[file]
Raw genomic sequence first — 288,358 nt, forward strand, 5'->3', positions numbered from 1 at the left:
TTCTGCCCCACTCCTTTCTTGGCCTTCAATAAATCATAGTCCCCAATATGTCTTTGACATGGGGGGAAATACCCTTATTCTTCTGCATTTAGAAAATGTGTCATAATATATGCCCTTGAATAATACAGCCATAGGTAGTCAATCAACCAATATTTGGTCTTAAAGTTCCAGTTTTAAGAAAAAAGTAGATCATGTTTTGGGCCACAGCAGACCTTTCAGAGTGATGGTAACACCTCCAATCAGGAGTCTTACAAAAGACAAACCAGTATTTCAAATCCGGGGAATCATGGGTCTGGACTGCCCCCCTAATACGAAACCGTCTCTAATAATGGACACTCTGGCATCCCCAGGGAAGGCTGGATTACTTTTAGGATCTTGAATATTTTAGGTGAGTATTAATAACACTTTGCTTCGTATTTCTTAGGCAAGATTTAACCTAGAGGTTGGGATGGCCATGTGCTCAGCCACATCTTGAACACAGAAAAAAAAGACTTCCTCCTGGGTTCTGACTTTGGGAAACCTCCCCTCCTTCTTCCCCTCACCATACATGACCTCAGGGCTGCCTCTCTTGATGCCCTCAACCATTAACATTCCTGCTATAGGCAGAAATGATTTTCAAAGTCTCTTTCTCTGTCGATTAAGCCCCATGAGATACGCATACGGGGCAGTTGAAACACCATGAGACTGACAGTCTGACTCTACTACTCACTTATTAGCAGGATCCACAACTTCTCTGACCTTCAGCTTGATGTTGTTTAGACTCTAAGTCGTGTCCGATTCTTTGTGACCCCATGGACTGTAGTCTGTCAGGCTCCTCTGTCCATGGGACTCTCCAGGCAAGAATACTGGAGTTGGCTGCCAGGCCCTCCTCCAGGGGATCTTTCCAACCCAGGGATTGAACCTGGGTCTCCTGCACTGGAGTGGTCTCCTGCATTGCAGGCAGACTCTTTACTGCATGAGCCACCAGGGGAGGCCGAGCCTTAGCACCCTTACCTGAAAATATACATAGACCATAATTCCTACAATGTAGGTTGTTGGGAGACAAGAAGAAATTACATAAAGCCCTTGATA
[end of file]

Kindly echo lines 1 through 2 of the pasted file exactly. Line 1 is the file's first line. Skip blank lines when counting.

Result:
Raw genomic sequence first — 288,358 nt, forward strand, 5'->3', positions numbered from 1 at the left:
TTCTGCCCCACTCCTTTCTTGGCCTTCAATAAATCATAGTCCCCAATATGTCTTTGACATGGGGGGAAATACCCTTATTCTTCTGCATTTAGAAAATGTGTCATAATATATGCCCTTGAATAATACAGCCATAGGTAGTCAATCAACCAATATTTGGTCTTAAAGTTCCAGTTTTAAGAAAAAAGTAGATCATGTTTTGGGCCACAGCAGACCTTTCAGAGTGATGGTAACACCTCCAATCAGGAGTCTTACAAAAGACAAACCAGTATTTCAAATCCGGGGAATCATGGGTCTGGACTGCCCCCCTAATACGAAACCGTCTCTAATAATGGACACTCTGGCATCCCCAGGGAAGGCTGGATTACTTTTAGGATCTTGAATATTTTAGGTGAGTATTAATAACACTTTGCTTCGTATTTCTTAGGCAAGATTTAACCTAGAGGTTGGGATGGCCATGTGCTCAGCCACATCTTGAACACAGAAAAAAAAGACTTCCTCCTGGGTTCTGACTTTGGGAAACCTCCCCTCCTTCTTCCCCTCACCATACATGACCTCAGGGCTGCCTCTCTTGATGCCCTCAACCATTAACATTCCTGCTATAGGCAGAAATGATTTTCAAAGTCTCTTTCTCTGTCGATTAAGCCCCATGAGATACGCATACGGGGCAGTTGAAACACCATGAGACTGACAGTCTGACTCTACTACTCACTTATTAGCAGGATCCACAACTTCTCTGACCTTCAGCTTGATGTTGTTTAGACTCTAAGTCGTGTCCGATTCTTTGTGACCCCATGGACTGTAGTCTGTCAGGCTCCTCTGTCCATGGGACTCTCCAGGCAAGAATACTGGAGTTGGCTGCCAGGCCCTCCTCCAGGGGATCTTTCCAACCCAGGGATTGAACCTGGGTCTCCTGCACTGGAGTGGTCTCCTGCATTGCAGGCAGACTCTTTACTGCATGAGCCACCAGGGGAGGCCGAGCCTTAGCACCCTTACCTGAAAATATACATAGACCATAATTCCTACAATGTAGGTTGTTGGGAGACAAGAAGAAATTACATAAAGCCCTTGATA